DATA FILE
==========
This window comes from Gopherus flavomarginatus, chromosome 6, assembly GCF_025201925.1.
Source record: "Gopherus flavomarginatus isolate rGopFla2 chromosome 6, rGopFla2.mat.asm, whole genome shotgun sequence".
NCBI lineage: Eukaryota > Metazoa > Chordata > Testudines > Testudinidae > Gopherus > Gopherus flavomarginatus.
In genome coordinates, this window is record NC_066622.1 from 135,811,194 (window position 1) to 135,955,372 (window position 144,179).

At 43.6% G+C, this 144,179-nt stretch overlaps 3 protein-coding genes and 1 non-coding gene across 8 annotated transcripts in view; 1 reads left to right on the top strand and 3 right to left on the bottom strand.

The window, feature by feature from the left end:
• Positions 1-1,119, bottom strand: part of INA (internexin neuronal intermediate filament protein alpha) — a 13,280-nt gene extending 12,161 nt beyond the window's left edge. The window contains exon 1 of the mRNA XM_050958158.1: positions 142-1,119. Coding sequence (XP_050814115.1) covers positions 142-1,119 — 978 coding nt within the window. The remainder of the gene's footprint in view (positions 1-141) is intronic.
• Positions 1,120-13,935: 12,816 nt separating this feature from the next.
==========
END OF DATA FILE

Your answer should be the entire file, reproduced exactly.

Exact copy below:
This window comes from Gopherus flavomarginatus, chromosome 6, assembly GCF_025201925.1.
Source record: "Gopherus flavomarginatus isolate rGopFla2 chromosome 6, rGopFla2.mat.asm, whole genome shotgun sequence".
NCBI lineage: Eukaryota > Metazoa > Chordata > Testudines > Testudinidae > Gopherus > Gopherus flavomarginatus.
In genome coordinates, this window is record NC_066622.1 from 135,811,194 (window position 1) to 135,955,372 (window position 144,179).

At 43.6% G+C, this 144,179-nt stretch overlaps 3 protein-coding genes and 1 non-coding gene across 8 annotated transcripts in view; 1 reads left to right on the top strand and 3 right to left on the bottom strand.

The window, feature by feature from the left end:
• Positions 1-1,119, bottom strand: part of INA (internexin neuronal intermediate filament protein alpha) — a 13,280-nt gene extending 12,161 nt beyond the window's left edge. The window contains exon 1 of the mRNA XM_050958158.1: positions 142-1,119. Coding sequence (XP_050814115.1) covers positions 142-1,119 — 978 coding nt within the window. The remainder of the gene's footprint in view (positions 1-141) is intronic.
• Positions 1,120-13,935: 12,816 nt separating this feature from the next.